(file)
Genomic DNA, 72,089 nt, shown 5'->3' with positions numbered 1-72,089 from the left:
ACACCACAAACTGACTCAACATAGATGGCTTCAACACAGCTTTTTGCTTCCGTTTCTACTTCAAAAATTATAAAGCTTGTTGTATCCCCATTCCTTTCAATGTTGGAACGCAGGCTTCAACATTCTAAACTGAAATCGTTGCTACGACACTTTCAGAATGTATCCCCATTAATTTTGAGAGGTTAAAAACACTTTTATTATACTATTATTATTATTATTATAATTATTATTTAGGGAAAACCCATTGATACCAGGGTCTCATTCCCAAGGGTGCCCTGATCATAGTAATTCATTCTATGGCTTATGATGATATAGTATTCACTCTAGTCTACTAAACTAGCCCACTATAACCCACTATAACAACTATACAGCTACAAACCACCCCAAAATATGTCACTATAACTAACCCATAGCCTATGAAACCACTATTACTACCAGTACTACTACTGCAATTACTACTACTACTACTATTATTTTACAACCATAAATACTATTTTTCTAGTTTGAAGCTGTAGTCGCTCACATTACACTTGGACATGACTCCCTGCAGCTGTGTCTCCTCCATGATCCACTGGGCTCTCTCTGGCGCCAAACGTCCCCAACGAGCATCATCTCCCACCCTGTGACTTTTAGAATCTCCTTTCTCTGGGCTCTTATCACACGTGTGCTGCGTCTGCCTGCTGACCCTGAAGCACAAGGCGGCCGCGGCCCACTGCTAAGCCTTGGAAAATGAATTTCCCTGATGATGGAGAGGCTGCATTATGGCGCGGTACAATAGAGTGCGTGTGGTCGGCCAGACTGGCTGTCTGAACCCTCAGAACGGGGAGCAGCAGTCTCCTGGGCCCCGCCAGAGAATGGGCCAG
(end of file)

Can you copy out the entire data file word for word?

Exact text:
Genomic DNA, 72,089 nt, shown 5'->3' with positions numbered 1-72,089 from the left:
ACACCACAAACTGACTCAACATAGATGGCTTCAACACAGCTTTTTGCTTCCGTTTCTACTTCAAAAATTATAAAGCTTGTTGTATCCCCATTCCTTTCAATGTTGGAACGCAGGCTTCAACATTCTAAACTGAAATCGTTGCTACGACACTTTCAGAATGTATCCCCATTAATTTTGAGAGGTTAAAAACACTTTTATTATACTATTATTATTATTATTATAATTATTATTTAGGGAAAACCCATTGATACCAGGGTCTCATTCCCAAGGGTGCCCTGATCATAGTAATTCATTCTATGGCTTATGATGATATAGTATTCACTCTAGTCTACTAAACTAGCCCACTATAACCCACTATAACAACTATACAGCTACAAACCACCCCAAAATATGTCACTATAACTAACCCATAGCCTATGAAACCACTATTACTACCAGTACTACTACTGCAATTACTACTACTACTACTATTATTTTACAACCATAAATACTATTTTTCTAGTTTGAAGCTGTAGTCGCTCACATTACACTTGGACATGACTCCCTGCAGCTGTGTCTCCTCCATGATCCACTGGGCTCTCTCTGGCGCCAAACGTCCCCAACGAGCATCATCTCCCACCCTGTGACTTTTAGAATCTCCTTTCTCTGGGCTCTTATCACACGTGTGCTGCGTCTGCCTGCTGACCCTGAAGCACAAGGCGGCCGCGGCCCACTGCTAAGCCTTGGAAAATGAATTTCCCTGATGATGGAGAGGCTGCATTATGGCGCGGTACAATAGAGTGCGTGTGGTCGGCCAGACTGGCTGTCTGAACCCTCAGAACGGGGAGCAGCAGTCTCCTGGGCCCCGCCAGAGAATGGGCCAG